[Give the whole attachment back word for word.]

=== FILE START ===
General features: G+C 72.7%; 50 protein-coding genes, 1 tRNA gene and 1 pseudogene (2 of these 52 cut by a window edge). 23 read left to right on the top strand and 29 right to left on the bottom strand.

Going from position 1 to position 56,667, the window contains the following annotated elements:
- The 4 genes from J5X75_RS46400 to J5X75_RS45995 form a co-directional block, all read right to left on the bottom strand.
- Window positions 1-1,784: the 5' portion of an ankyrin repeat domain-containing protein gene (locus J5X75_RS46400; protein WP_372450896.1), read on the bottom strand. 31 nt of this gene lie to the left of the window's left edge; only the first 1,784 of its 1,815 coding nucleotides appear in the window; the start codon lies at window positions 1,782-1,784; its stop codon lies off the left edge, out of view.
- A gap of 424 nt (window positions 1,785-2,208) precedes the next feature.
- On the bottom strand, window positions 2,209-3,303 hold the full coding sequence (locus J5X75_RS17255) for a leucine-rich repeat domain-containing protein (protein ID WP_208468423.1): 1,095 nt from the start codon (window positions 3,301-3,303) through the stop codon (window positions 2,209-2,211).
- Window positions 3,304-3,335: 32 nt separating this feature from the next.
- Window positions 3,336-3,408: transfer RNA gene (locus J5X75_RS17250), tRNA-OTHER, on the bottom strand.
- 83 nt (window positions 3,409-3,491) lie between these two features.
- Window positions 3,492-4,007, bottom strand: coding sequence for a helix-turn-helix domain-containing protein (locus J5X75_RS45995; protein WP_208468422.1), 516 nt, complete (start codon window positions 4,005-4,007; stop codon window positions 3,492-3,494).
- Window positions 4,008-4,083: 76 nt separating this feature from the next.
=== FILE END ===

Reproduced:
General features: G+C 72.7%; 50 protein-coding genes, 1 tRNA gene and 1 pseudogene (2 of these 52 cut by a window edge). 23 read left to right on the top strand and 29 right to left on the bottom strand.

Going from position 1 to position 56,667, the window contains the following annotated elements:
- The 4 genes from J5X75_RS46400 to J5X75_RS45995 form a co-directional block, all read right to left on the bottom strand.
- Window positions 1-1,784: the 5' portion of an ankyrin repeat domain-containing protein gene (locus J5X75_RS46400; protein WP_372450896.1), read on the bottom strand. 31 nt of this gene lie to the left of the window's left edge; only the first 1,784 of its 1,815 coding nucleotides appear in the window; the start codon lies at window positions 1,782-1,784; its stop codon lies off the left edge, out of view.
- A gap of 424 nt (window positions 1,785-2,208) precedes the next feature.
- On the bottom strand, window positions 2,209-3,303 hold the full coding sequence (locus J5X75_RS17255) for a leucine-rich repeat domain-containing protein (protein ID WP_208468423.1): 1,095 nt from the start codon (window positions 3,301-3,303) through the stop codon (window positions 2,209-2,211).
- Window positions 3,304-3,335: 32 nt separating this feature from the next.
- Window positions 3,336-3,408: transfer RNA gene (locus J5X75_RS17250), tRNA-OTHER, on the bottom strand.
- 83 nt (window positions 3,409-3,491) lie between these two features.
- Window positions 3,492-4,007, bottom strand: coding sequence for a helix-turn-helix domain-containing protein (locus J5X75_RS45995; protein WP_208468422.1), 516 nt, complete (start codon window positions 4,005-4,007; stop codon window positions 3,492-3,494).
- Window positions 4,008-4,083: 76 nt separating this feature from the next.